His Cavor, who builds a copper rocket and coats it with a substance called Cavorite to blast him to outer space, is absent-minded and hums and buzzes to himself, distracted by the multitude of ideas in his head.
On set, the only things that we couldn't see in the flesh were the swarms of Selenites, the dome-headed, two-legged creatures that Cavor and his partner in space travel, Mr Bedford, encounter on the Moon.
Bedford realises the vast potential for Cavorite, and together he and Cavor
create a capsule to fly them to the moon.
has a gravity-defying invention named Cavorite, and the two men construct a copper and cast-iron sphere to fly to the Moon.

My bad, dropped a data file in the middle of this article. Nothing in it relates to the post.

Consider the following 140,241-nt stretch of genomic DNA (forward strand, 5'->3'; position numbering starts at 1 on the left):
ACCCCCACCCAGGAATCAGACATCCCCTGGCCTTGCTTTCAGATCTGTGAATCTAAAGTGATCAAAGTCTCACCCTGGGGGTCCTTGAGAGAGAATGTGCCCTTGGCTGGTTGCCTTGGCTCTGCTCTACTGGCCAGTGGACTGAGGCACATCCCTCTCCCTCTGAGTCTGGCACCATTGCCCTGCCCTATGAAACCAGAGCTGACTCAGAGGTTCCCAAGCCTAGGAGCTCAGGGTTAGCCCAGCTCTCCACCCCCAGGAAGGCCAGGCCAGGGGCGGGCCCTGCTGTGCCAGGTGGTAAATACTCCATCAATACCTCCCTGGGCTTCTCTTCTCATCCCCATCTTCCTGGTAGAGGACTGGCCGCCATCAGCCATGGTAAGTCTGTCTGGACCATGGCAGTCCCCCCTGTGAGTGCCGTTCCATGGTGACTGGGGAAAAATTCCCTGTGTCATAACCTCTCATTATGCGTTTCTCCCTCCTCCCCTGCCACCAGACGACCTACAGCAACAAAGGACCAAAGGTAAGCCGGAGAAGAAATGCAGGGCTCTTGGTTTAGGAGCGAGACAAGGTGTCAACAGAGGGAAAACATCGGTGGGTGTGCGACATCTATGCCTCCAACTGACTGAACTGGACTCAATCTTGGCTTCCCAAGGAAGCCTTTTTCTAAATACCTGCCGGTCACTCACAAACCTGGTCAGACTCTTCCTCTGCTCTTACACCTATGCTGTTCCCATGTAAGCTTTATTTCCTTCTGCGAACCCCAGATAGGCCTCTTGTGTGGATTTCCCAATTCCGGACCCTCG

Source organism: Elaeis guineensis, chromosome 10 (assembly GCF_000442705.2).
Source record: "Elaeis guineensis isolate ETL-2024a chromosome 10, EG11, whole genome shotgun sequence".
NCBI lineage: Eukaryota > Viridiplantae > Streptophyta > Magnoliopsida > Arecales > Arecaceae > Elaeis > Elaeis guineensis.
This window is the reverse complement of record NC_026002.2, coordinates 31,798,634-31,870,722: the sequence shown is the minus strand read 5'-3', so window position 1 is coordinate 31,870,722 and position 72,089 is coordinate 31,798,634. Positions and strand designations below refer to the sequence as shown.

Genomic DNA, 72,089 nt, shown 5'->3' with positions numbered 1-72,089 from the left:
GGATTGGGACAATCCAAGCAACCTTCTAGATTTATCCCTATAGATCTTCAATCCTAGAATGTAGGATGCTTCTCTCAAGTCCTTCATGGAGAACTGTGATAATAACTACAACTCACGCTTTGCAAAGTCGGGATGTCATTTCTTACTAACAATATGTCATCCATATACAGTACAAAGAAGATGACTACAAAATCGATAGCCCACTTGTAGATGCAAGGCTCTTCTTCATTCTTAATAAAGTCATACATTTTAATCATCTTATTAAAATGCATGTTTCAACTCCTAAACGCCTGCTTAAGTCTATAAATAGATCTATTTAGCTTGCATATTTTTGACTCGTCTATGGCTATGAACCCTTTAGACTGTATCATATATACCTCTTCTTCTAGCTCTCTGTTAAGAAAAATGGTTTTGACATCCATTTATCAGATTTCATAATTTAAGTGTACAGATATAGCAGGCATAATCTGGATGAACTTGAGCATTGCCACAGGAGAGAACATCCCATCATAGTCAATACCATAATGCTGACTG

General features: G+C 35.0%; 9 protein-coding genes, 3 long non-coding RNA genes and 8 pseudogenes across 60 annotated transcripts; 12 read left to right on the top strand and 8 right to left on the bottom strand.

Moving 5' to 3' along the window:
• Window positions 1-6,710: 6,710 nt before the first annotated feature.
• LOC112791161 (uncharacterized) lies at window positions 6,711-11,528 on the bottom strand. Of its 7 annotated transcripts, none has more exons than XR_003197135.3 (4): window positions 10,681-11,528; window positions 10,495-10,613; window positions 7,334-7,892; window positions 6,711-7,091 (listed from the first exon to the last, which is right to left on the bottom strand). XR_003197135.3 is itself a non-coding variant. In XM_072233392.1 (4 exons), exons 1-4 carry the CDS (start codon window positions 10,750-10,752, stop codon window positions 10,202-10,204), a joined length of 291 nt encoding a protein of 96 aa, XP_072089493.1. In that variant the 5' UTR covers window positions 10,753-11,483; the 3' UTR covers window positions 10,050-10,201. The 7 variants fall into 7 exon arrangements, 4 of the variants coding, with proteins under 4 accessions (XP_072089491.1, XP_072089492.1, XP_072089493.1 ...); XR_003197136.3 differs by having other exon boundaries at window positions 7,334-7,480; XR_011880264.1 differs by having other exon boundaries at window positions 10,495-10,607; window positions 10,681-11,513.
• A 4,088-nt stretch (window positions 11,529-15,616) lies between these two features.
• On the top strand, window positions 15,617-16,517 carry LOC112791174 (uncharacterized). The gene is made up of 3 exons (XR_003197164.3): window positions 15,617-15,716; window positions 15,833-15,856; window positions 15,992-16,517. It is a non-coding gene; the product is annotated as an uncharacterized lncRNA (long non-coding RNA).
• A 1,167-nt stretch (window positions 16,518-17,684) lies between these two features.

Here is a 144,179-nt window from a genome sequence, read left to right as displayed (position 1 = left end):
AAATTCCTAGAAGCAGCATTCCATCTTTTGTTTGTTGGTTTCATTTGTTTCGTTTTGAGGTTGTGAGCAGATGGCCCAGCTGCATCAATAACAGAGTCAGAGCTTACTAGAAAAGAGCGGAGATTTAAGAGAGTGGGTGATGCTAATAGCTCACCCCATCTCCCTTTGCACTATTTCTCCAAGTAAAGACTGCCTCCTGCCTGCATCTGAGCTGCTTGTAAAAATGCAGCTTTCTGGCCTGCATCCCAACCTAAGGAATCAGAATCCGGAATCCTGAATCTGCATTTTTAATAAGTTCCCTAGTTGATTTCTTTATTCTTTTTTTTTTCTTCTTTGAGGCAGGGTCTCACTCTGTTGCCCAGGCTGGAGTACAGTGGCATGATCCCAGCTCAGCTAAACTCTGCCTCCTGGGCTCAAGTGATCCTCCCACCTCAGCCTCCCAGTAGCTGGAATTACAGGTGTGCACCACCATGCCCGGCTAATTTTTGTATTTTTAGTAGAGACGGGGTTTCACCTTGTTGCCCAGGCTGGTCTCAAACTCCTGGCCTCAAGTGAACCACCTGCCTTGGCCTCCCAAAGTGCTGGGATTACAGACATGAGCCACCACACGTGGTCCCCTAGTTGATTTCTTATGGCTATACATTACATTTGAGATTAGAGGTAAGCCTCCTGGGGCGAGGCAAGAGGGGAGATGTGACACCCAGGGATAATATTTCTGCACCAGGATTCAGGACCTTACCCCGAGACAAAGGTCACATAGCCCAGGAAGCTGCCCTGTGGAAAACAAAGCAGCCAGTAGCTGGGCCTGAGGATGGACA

While his new friend Bedford (Rory Kinnear) suggests a million different practical applications for Cavorite that would make them rich beyond their wildest dreams, Cavor is a scientist who decides to paint it on a home-made spaceship in order to make a voyage of discovery to the moon.
As Professor Cavor pulls the cord of his spaceship's blue velvet curtains and peers out of the art nouveau porthole to see the surface of the Earth below for the very first time, the sense of wonder doesn't need any expensive special effects to get the point across.
Book-ended by the real moon landings in 1969, which HG Wells didn't live to see, the humour has been updated, too, for instance when Cavor suggests the cabin lights be dimmed for take-off.
As a young man, Bedford chances to meet professor Cavor, an unworldly scientist with an amazing invention called Cavorite.
Knowing a miracle when he sees one, and with a keen eye on profit, Bedford encourages Cavor to think big.
THE FIRST MEN IN THE MOON (Tuesday, BBC4, 9pm) is a new adaptation of HG Wells' lesser known scientific romance from 1901, starring Mark Gatiss as Prof Cavor
and Rory Kinnear as Julius Bedford.